Friday 2 March 2012

Review: A Ceremony for Every Occasion

If you have ever had a go at writing a ritual for a pagan event, you will know that it isn't as easy as it might seem.

You have to make sure it is appropriate for the time of year, the occasion being celebrated and the people taking part. It usually takes quite a bit of time and not a little creative inspiration to get it right.

The easy option is to look for a ritual that someone else has already written, ready to use off the peg or with very little adaptation. The problems is there just aren't enough collections of good, practical and simple to use pagan ceremonies easily available.

A new book called A Ceremony for Every Occasion: The Pagan Wheel of the Year and Rites of Passagegoes a long way to plug the gap. Written by Siusaidh Ceanadach, who has run both Druid and Pagan groups, it is a compilation of the best open rituals she has put on over the years.

The first section of the book covers celebrations for each of the pagan festivals over the course of the seasons from Imbolc to the Spring Equinox and through the summer and autumn on to Yule. The second part includes baby naming ceremonies, pagan weddings (known as handfastings), rites for burials and cremations and even words to say after the passing of a beloved pet.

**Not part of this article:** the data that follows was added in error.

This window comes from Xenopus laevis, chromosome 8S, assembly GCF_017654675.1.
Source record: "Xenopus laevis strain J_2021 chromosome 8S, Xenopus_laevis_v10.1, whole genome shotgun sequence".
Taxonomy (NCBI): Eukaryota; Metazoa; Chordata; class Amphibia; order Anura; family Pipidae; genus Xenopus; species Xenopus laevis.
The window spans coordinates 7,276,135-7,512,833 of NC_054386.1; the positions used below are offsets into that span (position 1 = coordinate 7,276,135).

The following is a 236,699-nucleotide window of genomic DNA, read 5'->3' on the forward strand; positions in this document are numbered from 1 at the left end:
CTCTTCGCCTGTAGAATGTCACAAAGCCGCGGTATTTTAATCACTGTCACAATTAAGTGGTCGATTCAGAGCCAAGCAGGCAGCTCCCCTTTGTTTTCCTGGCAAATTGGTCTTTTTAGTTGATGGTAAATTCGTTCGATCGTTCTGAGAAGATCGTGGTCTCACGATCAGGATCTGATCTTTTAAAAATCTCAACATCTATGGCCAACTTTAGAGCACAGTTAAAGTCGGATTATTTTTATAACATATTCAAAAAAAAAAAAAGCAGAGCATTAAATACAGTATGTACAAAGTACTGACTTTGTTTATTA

Publisher Moon Books says on its website: "One of the most comprehensive books on ritual and rites of passage available to date. A Ceremony for Every Occasion has been written as a guide for Pagans and non-Pagans alike who wish to celebrate the passing of the seasons, the Wheel of the Year and who need a Rite of Passage for different times in their life. These rituals are spiritual, at the same time non-religious in the general accepted term. They can be adapted and used in different parts of the world and with different deity, with a little work or simply used exactly as written."

The book is very practical and easy to use, with step-by-step guides on what to do and even basic lists of all the items needed to take along to a ritual site in order to perform the ceremonies, including things like mobile phones and torches.

The rituals themselves are also nice and simple - and not too long - so even relatively inexperienced pagans should have no trouble using them. If you prefer slightly longer rituals, they could be easily added to or adapted as required. They are intended to be put on by largish groups of people, but could be adapted for small groups if necessary.

Author Siusaidh Ceanadach is a recognised Legal Celebrant with The Pagan Federation in Scotland and conducts handfastings, baby naming and funeral ceremonies. You can find out more about this on her website

A Ceremony for Every Occasion: The Pagan Wheel of the Year and Rites of Passage

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